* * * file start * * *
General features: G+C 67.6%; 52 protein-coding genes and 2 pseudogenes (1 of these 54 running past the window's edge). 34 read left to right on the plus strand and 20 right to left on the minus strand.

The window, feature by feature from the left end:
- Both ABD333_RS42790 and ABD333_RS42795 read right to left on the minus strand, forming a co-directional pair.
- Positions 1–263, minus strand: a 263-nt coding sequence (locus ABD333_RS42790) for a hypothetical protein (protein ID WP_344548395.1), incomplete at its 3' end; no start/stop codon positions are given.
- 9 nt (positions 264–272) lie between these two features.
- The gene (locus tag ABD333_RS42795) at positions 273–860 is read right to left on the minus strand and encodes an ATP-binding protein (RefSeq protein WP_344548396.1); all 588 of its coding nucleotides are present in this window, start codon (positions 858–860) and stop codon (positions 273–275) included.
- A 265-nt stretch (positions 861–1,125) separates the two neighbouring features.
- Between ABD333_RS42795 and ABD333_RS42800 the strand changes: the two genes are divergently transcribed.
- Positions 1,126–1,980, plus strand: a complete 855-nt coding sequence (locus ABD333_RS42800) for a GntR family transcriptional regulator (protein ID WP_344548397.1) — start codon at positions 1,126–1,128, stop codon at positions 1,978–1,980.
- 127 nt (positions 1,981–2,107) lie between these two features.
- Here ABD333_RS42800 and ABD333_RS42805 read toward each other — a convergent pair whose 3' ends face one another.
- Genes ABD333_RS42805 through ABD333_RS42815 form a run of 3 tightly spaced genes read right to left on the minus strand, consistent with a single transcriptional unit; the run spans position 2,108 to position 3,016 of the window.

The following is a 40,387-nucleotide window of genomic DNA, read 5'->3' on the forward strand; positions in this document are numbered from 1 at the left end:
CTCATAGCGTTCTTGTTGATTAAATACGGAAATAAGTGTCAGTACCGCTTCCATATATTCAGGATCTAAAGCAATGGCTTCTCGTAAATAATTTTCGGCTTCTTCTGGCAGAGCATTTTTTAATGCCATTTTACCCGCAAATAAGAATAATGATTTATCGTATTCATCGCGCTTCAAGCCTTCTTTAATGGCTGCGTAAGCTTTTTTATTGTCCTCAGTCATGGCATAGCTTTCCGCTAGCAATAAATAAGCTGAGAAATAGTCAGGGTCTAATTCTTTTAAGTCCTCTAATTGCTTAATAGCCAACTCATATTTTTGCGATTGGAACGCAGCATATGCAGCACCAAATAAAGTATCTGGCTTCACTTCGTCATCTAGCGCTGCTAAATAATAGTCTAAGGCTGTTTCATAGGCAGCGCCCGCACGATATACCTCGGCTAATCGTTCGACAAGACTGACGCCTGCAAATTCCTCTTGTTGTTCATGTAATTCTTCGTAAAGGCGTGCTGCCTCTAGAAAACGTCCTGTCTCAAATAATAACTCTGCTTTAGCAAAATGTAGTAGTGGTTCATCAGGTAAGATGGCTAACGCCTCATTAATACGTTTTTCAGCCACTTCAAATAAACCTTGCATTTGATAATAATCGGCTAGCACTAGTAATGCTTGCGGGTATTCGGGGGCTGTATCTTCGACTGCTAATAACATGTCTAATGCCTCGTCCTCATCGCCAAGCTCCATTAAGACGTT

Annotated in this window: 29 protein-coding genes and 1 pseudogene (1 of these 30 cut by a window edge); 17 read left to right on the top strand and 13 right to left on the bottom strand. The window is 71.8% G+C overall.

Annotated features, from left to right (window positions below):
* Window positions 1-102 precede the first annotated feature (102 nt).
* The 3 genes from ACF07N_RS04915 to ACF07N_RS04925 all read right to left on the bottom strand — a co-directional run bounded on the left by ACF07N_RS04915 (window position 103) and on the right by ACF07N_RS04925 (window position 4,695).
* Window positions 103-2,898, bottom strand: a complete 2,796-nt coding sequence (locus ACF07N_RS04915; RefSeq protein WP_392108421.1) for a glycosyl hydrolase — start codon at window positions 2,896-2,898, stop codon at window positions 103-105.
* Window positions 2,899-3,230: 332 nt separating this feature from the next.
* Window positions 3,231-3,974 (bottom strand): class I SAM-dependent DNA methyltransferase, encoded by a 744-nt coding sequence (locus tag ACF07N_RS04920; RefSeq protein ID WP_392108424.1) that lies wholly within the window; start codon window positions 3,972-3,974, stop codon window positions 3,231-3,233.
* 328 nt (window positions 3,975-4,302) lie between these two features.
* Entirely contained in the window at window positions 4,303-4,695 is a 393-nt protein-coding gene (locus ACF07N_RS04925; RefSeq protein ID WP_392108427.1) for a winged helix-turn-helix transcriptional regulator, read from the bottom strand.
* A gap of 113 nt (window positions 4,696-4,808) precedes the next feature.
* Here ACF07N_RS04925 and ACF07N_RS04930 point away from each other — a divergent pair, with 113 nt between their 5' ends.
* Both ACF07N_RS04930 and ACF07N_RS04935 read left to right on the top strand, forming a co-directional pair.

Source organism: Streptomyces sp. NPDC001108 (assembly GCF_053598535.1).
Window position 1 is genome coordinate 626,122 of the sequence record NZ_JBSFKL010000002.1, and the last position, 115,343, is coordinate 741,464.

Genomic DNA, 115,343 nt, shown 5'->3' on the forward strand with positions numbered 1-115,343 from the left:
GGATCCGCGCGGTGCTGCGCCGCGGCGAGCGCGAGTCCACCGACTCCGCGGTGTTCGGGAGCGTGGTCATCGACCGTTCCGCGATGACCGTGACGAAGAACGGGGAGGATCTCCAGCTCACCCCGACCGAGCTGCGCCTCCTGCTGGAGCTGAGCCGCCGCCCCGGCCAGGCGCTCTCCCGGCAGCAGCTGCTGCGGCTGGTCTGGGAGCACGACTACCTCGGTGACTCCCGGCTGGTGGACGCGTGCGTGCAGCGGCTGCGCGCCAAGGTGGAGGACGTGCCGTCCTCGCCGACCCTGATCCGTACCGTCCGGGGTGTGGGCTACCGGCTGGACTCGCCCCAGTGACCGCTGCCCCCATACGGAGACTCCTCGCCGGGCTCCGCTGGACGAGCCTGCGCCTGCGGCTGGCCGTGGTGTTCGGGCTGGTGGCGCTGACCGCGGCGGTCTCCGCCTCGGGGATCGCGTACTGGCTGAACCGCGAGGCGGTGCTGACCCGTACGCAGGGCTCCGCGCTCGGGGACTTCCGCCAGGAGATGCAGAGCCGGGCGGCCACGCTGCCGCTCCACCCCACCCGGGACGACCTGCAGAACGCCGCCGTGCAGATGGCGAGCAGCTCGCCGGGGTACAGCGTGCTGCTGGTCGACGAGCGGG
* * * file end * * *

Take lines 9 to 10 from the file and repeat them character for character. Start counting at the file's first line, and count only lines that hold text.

- Positions 1,126–1,980, plus strand: a complete 855-nt coding sequence (locus ABD333_RS42800) for a GntR family transcriptional regulator (protein ID WP_344548397.1) — start codon at positions 1,126–1,128, stop codon at positions 1,978–1,980.
- 127 nt (positions 1,981–2,107) lie between these two features.